Pet shops should register the pet with the city and a hefty fine should be laid apon those who willingly abandon their pet cat or dog. The possibility of a code number tatood inside an ear or even a microchip implanted to identify the owner might be an idea to consider.

    • Eagle

      Tattoo is better than a microchip but only in the sensitive hairless abdominal area between the hinder legs. Ear tatto is the possible worst idea.

      Nice, expensive, trained dogs are often stolen, also, ear tattoo doesn’t protect against abandoning.

      I am dog lover, I know many breeders, trainers, I meet hundreds of dogs all the time. I just can’t tell you how many one eared dogs I have met. They simply cut off the ear of the stolen dogs or before abandoning them so that they can get rid of the tattoo.

      Do you know how many cats I have seen abandoned very young with a collar that gave them a terrible slow death by strangling them slowly
      as they were growing and the collar got tighter every day. I saved as many I could, not all of them, though.
      Truly horrible.

  • Eagle

    “But if owners know that they might be held accountable, they will think twice before abandoning their pets.”

    I am sorry to say but no, they will not. It only will raise animal cruelty. Those kind of people, knowing they can be held responsible, will either kill their dog in an unprofessional way that causes unspeakable pain to the unfortunate animal, or will try to remove, cut out the microchip from under their skin by themselves. Also, they will search for quack vets, who will remove the chip. Just another black business will born in times when more people are getting poorer and many others are getting stingier and greedier than ever before.

    The old, the sick, the desperate owners will do nothing.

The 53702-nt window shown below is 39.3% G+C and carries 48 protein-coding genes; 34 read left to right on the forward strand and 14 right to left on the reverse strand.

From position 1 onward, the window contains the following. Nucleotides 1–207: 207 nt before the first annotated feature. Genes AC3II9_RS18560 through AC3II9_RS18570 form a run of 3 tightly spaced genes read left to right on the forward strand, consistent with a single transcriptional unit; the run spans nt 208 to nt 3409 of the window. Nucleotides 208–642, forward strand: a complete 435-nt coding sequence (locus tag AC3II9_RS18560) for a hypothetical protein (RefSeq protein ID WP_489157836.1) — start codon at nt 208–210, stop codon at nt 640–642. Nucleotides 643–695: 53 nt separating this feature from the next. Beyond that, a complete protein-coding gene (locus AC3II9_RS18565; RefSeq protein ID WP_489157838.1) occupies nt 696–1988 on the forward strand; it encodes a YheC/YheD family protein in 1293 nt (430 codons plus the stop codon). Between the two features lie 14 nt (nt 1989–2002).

Microchip is a good solution for keeping medical record, for ID and for finding lost dogs but it will not solve the problems of the abandoned dogs. Moreover, too many dog breeders dispose or abandon their dogs if they cannot go on successfully. Only the responsible ones euthanize them unnecessary puppies professionally.

    Also, speaking about animal cruelty, it would be nice to pay more attention to pet shops, where puppies and kittens are starving in order to keep them cute and small for prolonged time until someone buys them and in the end they are simply disposed alive in a garbage if the owner cannot sell them.. Common practice for pet shops.

  • http://www.sheldonthinks.com/ andrew Sheldon

    Can I suggest an alternate thesis. That people are more important that pets, that people are so ‘dumbed down’ by govts, that they scarcely know what they want…so pets are the ‘theme of the moment’. I personally could care less about animals, so they are indifferent to me, and my moral convictions mean nothing to them. The point being, my greater interest in humans means that I don’t cause a problem, whilst these animal liberationists are escalating one with more ‘dumbed down’ prescriptions which attempts to ‘treat the symptoms’. This is not just a Japanese problem, and neither are animal lovers or govts paternalism. We don’t need more compliant people, we actually need mental engagement, and that means more appreciate for them. Hitler was ultimately the greatest custodian of animals. Not because he loved animals, but because he loathed human nature.